IACO: Innovation in irrigation

Cobalt Designworks owners Jennifer Corio and Dave Frei

IACO owner Jon Johnston
IACO owner Jon Johnston, whose company develops and manufactures irrigation technology, said innovative watersaving products helped his company turn the corner post-recession. Photo: Buck Heidrick
Founded in 1962, IACO develops and manufactures large-scale irrigation solutions at its 12,000-square foot facility in Eastridge Business Park in Vancouver. Johnston bought the company six-and-a-half years ago, after a long association with the firm. A factory-trained motorcycle mechanic living on the East Coast, Johnston said he was having trouble finding work in 1982, and was sent on a two-week temporary assignment to IACO – and he’s been there ever since.

Until a few years ago, explained Johnston, self-propelled wheel lines and pipes moved by hand formed the backbone of the irrigation industry. However, the rising cost of labor and dwindling availability of water are driving changes in the irrigation industry. Today, circular “pivot” irrigation systems are growing in popularity.

IACO owner Jon Johnston
IACO owner Jon Johnston. Photo: Heidrick
“Every year we sell less wheel lines and hand lines,” said Johnston. “The whole industry is transforming. Pivots are becoming the future.”

Although pivot systems require as much as 25 percent less labor than hand lines, they can be plagued by rutting and inefficient use of water caused by applying water faster than the soil can absorb it – and both of these result in erosion. IACO has introduced boom technology that spreads the water out near the end of a pivot, allowing the soil to make full use of the water being applied – sort of like putting your thumb over the end of a hose to create a gentler spray.

IACO worker
Photo: Buck Heidrick
Forklift with parts
Photo: Buck Heidrick
Irrigation sprinkler
Photo: Buck Heidrick
Johnston estimates that his “innovative boom technology” can result in 33 percent water savings. His “dry wheel track solution” solves rutting problems and also increases water usage efficiency.

“Water is becoming scarce everywhere,” he said. “The products we develop to save water are the future of the company.”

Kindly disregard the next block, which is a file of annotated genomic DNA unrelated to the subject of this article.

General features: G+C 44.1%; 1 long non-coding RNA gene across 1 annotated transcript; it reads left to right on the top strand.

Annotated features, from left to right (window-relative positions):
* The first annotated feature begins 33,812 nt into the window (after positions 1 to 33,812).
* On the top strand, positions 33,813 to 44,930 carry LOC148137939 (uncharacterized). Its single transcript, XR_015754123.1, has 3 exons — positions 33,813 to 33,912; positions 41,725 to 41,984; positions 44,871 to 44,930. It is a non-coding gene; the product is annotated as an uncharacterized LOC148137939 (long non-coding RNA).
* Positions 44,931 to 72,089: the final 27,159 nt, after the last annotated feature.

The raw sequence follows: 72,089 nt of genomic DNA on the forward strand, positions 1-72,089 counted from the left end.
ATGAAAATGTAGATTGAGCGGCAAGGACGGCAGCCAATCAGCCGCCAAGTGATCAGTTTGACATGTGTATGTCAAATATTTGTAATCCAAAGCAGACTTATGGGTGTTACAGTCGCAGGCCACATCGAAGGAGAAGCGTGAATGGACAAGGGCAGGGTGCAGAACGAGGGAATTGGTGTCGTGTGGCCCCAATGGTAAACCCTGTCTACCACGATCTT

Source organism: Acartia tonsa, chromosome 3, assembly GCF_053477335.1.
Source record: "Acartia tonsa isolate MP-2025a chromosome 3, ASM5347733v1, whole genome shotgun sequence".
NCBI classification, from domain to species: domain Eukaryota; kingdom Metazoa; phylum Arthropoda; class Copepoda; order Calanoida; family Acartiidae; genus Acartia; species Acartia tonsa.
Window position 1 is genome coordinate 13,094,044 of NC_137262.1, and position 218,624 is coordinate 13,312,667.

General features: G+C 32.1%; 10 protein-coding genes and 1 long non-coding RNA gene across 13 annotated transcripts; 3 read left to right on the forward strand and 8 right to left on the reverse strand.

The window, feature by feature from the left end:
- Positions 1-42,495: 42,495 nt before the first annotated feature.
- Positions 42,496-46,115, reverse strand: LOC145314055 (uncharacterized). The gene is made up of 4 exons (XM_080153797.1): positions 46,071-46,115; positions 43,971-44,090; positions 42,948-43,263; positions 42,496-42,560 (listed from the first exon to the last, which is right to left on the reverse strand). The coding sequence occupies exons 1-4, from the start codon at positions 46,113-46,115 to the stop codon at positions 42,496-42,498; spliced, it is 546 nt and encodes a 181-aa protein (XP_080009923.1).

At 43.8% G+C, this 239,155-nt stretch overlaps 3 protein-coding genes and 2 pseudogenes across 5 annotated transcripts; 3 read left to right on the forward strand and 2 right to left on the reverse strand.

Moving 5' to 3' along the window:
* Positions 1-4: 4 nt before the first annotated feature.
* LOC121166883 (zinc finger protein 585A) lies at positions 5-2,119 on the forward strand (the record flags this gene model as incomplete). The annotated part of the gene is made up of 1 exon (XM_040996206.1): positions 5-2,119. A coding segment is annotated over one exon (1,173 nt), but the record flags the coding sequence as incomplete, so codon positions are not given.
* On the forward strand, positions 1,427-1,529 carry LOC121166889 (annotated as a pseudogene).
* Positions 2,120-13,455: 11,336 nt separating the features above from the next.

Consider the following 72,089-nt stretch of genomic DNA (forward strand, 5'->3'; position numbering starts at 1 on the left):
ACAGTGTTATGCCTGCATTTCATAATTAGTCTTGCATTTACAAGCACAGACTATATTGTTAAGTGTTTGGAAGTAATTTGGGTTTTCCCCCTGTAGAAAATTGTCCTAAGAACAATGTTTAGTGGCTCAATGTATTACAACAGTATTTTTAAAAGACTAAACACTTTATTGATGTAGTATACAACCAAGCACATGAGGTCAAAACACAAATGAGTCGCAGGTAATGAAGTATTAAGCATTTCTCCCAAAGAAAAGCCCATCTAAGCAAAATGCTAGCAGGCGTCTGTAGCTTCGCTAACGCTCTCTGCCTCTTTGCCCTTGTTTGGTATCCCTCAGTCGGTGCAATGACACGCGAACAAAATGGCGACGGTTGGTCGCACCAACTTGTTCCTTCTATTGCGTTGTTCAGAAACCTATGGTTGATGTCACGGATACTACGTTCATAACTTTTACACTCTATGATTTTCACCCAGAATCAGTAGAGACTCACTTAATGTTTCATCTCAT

Johnston estimated that 2011 company sales were up 24 percent over 2010 – only 4 percent of that increase was from traditional sales; 20 percent was from new customers and new products.

Product line is not the only aspect of the company that Johnston is transforming. He said that until recently, the company relied on original equipment manufacturers (OEMs) and dealers to “push” IACO products through the market to agricultural end users.

“Before, we were always behind the scenes,” said Johnston. “But that stopped working.”

Now, he is attending trade shows, seminars and conferences to educate farmers about IACO’s products, to “pull” his products through the market. Johnston said that educators at universities have shown great interest in his new technologies.

Although changing marketing strategies has been a “big learning curve,” Johnston is embracing change with enthusiasm. To expand his marketing reach, Johnston makes his own product videos and puts them on YouTube. He also puts QR codes – two-dimensional barcodes – on advertisements and business cards, and even on parts assembly instructions, so that customers can use their smart phone in the field to access assembly videos.

“I’ve become a world-wide sales force by myself,” he said.

Over the last two years, added Johnston, he has had to “reassess everything” – his mind set, outlook, and how he does business. But that isn’t necessarily a bad thing.

“The recession may be the best thing that ever happened – it put me out of my comfort zone,” he said.

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